How do you celebrate the 100th birthday of a 1908 Buick roadster? If you are Marl Brown, you drive it on a 1200-mile round trip from Fort Nelson to Whitehorse.
The Fort Nelson Heritage Museum was closed for the season, but the outdoor exhibits hadn’t been stored, so we wandered among 1942 army vehicles, remnants of wooden culverts, pioneer washing machines, and farm equipment. We were met by Marl Brown, the owner and driver of the 1908 Buick. Marl opened his car barn and gave us a private tour; the barn is packed with cars, trucks, and a bicycle that swivels at both ends. He told us the major problem on that “birthday” car trip was driving in the rain in a topless vehicle, and he soaked a pile of coats.
The double-jointed bicycle? He admits it takes a good deal of skill to ride it at all. I’m not an antique-auto person—I don’t think it’s usually a woman thing–but this tour was delightful and it was a privilege to hear Marl Brown talk cars with Skus, who recognized a 1950’s Packard like the one his father had, and a 1939 Packard, the model that Skus once coveted. We were both impressed by the one-cylinder 1908 Busch with wooden frame and axles—still in running condition!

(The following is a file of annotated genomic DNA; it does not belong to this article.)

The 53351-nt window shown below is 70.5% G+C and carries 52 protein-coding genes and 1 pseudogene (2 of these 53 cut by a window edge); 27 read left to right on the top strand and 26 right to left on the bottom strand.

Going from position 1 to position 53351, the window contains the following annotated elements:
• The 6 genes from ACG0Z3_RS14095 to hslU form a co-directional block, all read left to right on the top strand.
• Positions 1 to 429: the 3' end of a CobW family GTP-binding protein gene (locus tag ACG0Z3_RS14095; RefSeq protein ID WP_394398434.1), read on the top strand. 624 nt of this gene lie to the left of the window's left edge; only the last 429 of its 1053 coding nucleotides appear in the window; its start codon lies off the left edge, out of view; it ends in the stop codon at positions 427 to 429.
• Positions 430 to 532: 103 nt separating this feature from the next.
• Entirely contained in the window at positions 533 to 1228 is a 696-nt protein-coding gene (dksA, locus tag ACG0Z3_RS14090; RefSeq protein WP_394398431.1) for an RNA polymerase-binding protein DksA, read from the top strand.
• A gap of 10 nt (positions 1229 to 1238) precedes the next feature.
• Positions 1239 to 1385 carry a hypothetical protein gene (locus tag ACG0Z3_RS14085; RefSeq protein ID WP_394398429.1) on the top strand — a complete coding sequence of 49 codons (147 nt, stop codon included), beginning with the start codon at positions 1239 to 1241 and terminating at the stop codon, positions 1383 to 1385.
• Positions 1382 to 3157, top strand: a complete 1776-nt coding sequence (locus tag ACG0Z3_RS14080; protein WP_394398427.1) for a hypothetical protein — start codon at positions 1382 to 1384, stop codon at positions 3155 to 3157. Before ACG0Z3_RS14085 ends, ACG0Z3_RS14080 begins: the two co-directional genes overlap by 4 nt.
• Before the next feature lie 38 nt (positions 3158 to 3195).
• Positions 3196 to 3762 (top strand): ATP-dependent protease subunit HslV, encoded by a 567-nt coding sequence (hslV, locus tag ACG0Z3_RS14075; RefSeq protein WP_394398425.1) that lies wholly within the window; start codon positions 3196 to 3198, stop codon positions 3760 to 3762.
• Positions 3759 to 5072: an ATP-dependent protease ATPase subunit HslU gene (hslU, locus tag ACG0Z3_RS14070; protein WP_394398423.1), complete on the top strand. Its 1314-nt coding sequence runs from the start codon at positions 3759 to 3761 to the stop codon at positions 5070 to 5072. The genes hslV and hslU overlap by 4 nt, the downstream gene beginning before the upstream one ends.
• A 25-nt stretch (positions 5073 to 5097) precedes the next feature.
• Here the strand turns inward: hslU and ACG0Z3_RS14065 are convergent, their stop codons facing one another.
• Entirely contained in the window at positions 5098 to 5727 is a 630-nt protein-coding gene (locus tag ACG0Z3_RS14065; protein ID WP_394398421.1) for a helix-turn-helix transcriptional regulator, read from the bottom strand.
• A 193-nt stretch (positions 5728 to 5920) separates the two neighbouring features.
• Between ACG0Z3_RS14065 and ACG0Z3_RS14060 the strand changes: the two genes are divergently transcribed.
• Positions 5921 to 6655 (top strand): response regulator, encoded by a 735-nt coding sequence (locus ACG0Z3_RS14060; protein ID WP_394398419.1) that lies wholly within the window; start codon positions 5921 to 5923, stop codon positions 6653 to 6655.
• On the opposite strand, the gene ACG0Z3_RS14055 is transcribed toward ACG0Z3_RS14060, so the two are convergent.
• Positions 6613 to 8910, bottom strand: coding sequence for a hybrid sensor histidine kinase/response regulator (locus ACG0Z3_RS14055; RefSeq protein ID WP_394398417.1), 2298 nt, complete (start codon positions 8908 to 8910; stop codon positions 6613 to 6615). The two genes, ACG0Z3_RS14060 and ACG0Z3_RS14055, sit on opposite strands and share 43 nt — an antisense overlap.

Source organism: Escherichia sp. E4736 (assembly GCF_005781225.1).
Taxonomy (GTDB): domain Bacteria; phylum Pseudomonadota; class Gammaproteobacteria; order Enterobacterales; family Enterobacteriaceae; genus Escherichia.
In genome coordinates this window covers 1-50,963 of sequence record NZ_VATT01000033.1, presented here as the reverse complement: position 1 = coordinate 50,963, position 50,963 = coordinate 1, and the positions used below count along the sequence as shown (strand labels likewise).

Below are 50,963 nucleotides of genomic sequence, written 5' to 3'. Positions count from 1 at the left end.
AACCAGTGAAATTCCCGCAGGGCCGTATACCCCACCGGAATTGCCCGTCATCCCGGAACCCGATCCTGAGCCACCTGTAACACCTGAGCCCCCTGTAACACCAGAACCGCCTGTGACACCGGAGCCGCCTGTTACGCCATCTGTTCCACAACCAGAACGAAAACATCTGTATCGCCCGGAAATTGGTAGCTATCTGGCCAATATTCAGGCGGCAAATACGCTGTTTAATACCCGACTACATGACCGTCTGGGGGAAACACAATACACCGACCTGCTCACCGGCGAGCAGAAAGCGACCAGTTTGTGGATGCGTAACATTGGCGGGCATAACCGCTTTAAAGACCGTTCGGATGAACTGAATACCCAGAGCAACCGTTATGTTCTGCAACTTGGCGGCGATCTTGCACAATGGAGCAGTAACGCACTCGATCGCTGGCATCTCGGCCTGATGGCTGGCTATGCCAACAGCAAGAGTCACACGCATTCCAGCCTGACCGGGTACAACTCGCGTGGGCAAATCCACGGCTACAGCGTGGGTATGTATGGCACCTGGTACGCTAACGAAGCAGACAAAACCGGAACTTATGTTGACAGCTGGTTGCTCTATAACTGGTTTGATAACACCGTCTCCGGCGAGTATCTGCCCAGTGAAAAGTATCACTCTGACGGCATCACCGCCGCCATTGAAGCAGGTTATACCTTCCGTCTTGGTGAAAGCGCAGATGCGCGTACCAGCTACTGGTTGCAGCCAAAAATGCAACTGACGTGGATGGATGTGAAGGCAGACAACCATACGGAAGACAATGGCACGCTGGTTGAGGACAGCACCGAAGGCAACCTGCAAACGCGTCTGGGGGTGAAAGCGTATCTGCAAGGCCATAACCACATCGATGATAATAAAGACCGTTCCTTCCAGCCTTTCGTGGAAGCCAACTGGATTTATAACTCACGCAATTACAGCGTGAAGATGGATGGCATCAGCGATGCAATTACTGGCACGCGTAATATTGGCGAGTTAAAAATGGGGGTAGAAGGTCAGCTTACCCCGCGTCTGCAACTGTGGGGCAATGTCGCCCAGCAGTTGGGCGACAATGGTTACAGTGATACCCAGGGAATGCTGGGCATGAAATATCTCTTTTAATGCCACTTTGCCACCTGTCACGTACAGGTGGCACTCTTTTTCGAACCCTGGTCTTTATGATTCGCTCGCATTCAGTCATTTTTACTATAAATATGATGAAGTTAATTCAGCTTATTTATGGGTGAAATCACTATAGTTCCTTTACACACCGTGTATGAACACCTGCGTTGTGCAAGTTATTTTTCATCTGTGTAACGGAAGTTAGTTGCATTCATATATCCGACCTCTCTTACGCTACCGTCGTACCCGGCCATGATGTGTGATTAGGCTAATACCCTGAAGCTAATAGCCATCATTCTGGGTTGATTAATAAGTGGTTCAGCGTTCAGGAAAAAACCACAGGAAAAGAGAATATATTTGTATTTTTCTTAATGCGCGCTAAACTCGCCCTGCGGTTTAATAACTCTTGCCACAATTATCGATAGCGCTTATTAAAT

We failed to find information on the Internet about the Busch (Bush?) auto—if any reader has more information, please let us know! There can’t have been many autos with wooden axles!
This museum, across the highway from the Visitor’s Center, is the primary attraction of Fort Nelson and well worth a several-hour visit. It’s major focus, besides automobiles, is Fort Nelson history and the Alaska Highway.